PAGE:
During his trip to London this week, US Commerce Secretary, Wilbur Ross, wasn’t only defending revelations in the Paradise Papers that he’d invested in a shipping company with ties to the Putin family. He also attended a “closed-door meeting” with executives from JPMorgan, Goldman, HSBC and other banks. The meeting took place over lunch in the exclusive St James’s District (hedge fund land these days) at Wiltons restaurant. Wiltons, if you’re not familiar with it, started as an oyster stand in 1742 before developing a clientele of English aristocrats and foreign dignitaries and latterly, bankers. Ian Fleming, creator of the James Bond novels and bon vivant, listed it as one of his top 10 restaurants in the 1950s.
During lunch, the banks warned Ross that time is running out for the UK government. The failure to provide clarity on Brexit means that they will be forced to start moving jobs out of London. According to the FT:
A group of large financial institutions with big London operations, led by Wall Street’s pre-eminent banks, have told the US commerce secretary that Britain’s unstable government and slow progress in Brexit planning may force them to start moving thousands of jobs out of City in the near future. The warnings came on Friday during a closed-door meeting between executives from the banks, which included JPMorgan Chase, Goldman Sachs and HSBC, and Wilbur Ross during the US commerce secretary’s visit to London, according to people briefed on the discussions.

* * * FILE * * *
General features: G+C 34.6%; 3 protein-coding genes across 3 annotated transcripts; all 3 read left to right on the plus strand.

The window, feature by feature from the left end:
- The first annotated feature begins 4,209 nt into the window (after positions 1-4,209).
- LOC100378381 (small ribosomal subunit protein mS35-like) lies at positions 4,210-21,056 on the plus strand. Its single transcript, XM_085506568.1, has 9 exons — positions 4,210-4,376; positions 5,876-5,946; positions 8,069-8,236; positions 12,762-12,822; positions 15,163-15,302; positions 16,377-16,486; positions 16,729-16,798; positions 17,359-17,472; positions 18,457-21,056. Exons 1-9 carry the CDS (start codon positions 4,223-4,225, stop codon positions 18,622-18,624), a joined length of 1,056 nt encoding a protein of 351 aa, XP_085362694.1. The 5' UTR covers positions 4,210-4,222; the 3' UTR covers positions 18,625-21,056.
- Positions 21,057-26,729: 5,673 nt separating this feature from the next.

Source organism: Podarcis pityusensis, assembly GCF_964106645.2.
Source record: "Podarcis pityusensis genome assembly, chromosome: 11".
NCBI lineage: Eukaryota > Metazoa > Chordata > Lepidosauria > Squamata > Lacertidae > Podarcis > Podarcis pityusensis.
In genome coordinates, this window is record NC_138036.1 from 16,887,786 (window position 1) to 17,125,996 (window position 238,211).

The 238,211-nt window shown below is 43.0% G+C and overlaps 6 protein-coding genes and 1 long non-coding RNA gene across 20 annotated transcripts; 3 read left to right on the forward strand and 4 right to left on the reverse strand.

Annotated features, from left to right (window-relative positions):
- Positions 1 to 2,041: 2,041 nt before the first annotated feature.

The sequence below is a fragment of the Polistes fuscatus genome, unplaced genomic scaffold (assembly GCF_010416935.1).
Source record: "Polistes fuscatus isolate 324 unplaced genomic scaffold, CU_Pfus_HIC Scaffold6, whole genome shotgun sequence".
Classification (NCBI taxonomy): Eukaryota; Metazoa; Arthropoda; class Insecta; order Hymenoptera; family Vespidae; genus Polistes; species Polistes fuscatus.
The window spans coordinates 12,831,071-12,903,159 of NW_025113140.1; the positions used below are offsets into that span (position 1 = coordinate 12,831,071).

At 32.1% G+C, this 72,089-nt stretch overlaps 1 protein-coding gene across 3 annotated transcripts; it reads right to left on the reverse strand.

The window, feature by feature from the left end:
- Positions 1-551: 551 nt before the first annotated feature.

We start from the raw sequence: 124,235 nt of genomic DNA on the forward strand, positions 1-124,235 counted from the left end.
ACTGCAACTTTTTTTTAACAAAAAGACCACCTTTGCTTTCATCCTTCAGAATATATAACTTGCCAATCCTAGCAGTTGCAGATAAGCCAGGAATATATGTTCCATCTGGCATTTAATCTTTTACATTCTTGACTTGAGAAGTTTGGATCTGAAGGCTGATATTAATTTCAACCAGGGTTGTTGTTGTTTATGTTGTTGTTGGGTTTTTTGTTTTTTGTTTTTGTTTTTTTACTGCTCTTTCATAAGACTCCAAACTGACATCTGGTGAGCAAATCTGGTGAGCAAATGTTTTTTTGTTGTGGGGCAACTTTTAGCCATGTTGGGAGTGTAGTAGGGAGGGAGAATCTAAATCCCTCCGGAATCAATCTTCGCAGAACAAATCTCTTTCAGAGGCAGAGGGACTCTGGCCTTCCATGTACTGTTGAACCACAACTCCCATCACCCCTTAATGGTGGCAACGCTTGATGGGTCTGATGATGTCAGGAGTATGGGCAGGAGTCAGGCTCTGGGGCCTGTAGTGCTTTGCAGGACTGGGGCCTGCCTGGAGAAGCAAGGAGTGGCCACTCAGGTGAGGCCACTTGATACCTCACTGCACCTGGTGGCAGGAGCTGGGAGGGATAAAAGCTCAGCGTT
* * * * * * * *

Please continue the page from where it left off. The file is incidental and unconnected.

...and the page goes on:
Those briefed on the talks, which were held over lunch at Wiltons restaurant in London’s exclusive St James’s district, said the banks were particularly concerned by the failure of Britain to provide clarity over whether it will secure a transition deal to smooth the changing regulatory regime after the UK leaves the EU. They warned they had even less clarity over what a final Brexit deal will look like. Absent clarity from the government about post-Brexit plans, the executives said jobs would move back to the US or to other European capitals as banks begin to enact their worst-case contingency plans, the sources said. ”There was broad discussion around the lack of progress in the Brexit talks and some discussion around various political scenarios,” one person briefed on the talks said.
Not surprisingly the banks declined to comment when contacted by the FT, which also discovered that Morgan Stanley failed to show up to the gathering. Shame on it. The FT’s anonymous sources emphasized that bank executives communicated a greater level of anxiety regarding Brexit negotiations than in the past. Decisions on job relocations are imminent, as FT explains:
US banks have been among the loudest critics of Britain’s decision to leave the EU since last year’s referendum, with Goldman boss Lloyd Blankfein recently tweeting he anticipated “spending a lot more time” in Frankfurt post-Brexit. But the recent warnings in private meetings with Mr Ross — as well as similar soundings taken by the City of London Corporation, the capital’s local government, on a fact-finding mission to Wall Street and Washington — included a level of urgency not seen in previous criticisms, those present said. The banks warned Mr Ross that a “point of no return” is fast approaching, when they must start moving jobs, capital and infrastructure in order to meet the March 2019 Brexit deadline if no transitional deal is secured.